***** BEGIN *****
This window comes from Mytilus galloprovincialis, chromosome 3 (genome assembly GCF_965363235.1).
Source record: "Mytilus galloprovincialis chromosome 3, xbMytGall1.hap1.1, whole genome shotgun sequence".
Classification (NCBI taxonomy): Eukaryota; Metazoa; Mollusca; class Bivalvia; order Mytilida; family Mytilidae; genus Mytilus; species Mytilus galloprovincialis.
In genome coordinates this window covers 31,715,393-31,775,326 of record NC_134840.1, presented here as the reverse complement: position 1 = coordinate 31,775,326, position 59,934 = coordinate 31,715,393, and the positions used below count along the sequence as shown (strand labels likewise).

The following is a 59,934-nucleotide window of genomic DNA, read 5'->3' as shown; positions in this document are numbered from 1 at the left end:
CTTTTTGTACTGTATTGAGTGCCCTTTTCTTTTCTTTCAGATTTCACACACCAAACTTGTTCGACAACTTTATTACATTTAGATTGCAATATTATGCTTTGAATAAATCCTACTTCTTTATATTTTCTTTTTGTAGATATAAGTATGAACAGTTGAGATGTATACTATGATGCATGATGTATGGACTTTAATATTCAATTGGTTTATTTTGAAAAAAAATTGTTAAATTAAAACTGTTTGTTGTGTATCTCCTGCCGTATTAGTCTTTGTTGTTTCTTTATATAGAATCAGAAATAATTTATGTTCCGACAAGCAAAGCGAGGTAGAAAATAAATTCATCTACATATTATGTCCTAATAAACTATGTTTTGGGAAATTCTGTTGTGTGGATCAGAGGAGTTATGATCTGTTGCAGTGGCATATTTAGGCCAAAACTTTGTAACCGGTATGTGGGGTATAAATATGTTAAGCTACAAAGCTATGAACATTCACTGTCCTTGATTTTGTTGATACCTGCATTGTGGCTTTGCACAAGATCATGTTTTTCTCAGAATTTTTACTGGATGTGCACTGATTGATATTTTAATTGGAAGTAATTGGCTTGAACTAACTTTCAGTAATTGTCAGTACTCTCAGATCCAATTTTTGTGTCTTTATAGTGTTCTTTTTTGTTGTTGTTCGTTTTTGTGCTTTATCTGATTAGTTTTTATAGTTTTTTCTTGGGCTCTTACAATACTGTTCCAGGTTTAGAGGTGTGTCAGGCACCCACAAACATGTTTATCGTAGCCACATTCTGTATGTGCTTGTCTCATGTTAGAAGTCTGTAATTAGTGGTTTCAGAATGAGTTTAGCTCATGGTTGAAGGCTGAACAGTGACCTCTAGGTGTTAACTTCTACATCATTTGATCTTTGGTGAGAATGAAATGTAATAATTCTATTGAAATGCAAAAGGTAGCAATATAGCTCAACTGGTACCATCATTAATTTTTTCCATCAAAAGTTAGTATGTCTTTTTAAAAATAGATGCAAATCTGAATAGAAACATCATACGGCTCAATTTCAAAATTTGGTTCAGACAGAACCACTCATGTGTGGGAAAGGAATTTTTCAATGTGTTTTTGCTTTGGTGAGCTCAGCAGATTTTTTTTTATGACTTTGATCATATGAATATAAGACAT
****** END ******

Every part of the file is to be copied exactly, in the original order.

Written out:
This window comes from Mytilus galloprovincialis, chromosome 3 (genome assembly GCF_965363235.1).
Source record: "Mytilus galloprovincialis chromosome 3, xbMytGall1.hap1.1, whole genome shotgun sequence".
Classification (NCBI taxonomy): Eukaryota; Metazoa; Mollusca; class Bivalvia; order Mytilida; family Mytilidae; genus Mytilus; species Mytilus galloprovincialis.
In genome coordinates this window covers 31,715,393-31,775,326 of record NC_134840.1, presented here as the reverse complement: position 1 = coordinate 31,775,326, position 59,934 = coordinate 31,715,393, and the positions used below count along the sequence as shown (strand labels likewise).

The following is a 59,934-nucleotide window of genomic DNA, read 5'->3' as shown; positions in this document are numbered from 1 at the left end:
CTTTTTGTACTGTATTGAGTGCCCTTTTCTTTTCTTTCAGATTTCACACACCAAACTTGTTCGACAACTTTATTACATTTAGATTGCAATATTATGCTTTGAATAAATCCTACTTCTTTATATTTTCTTTTTGTAGATATAAGTATGAACAGTTGAGATGTATACTATGATGCATGATGTATGGACTTTAATATTCAATTGGTTTATTTTGAAAAAAAATTGTTAAATTAAAACTGTTTGTTGTGTATCTCCTGCCGTATTAGTCTTTGTTGTTTCTTTATATAGAATCAGAAATAATTTATGTTCCGACAAGCAAAGCGAGGTAGAAAATAAATTCATCTACATATTATGTCCTAATAAACTATGTTTTGGGAAATTCTGTTGTGTGGATCAGAGGAGTTATGATCTGTTGCAGTGGCATATTTAGGCCAAAACTTTGTAACCGGTATGTGGGGTATAAATATGTTAAGCTACAAAGCTATGAACATTCACTGTCCTTGATTTTGTTGATACCTGCATTGTGGCTTTGCACAAGATCATGTTTTTCTCAGAATTTTTACTGGATGTGCACTGATTGATATTTTAATTGGAAGTAATTGGCTTGAACTAACTTTCAGTAATTGTCAGTACTCTCAGATCCAATTTTTGTGTCTTTATAGTGTTCTTTTTTGTTGTTGTTCGTTTTTGTGCTTTATCTGATTAGTTTTTATAGTTTTTTCTTGGGCTCTTACAATACTGTTCCAGGTTTAGAGGTGTGTCAGGCACCCACAAACATGTTTATCGTAGCCACATTCTGTATGTGCTTGTCTCATGTTAGAAGTCTGTAATTAGTGGTTTCAGAATGAGTTTAGCTCATGGTTGAAGGCTGAACAGTGACCTCTAGGTGTTAACTTCTACATCATTTGATCTTTGGTGAGAATGAAATGTAATAATTCTATTGAAATGCAAAAGGTAGCAATATAGCTCAACTGGTACCATCATTAATTTTTTCCATCAAAAGTTAGTATGTCTTTTTAAAAATAGATGCAAATCTGAATAGAAACATCATACGGCTCAATTTCAAAATTTGGTTCAGACAGAACCACTCATGTGTGGGAAAGGAATTTTTCAATGTGTTTTTGCTTTGGTGAGCTCAGCAGATTTTTTTTTATGACTTTGATCATATGAATATAAGACAT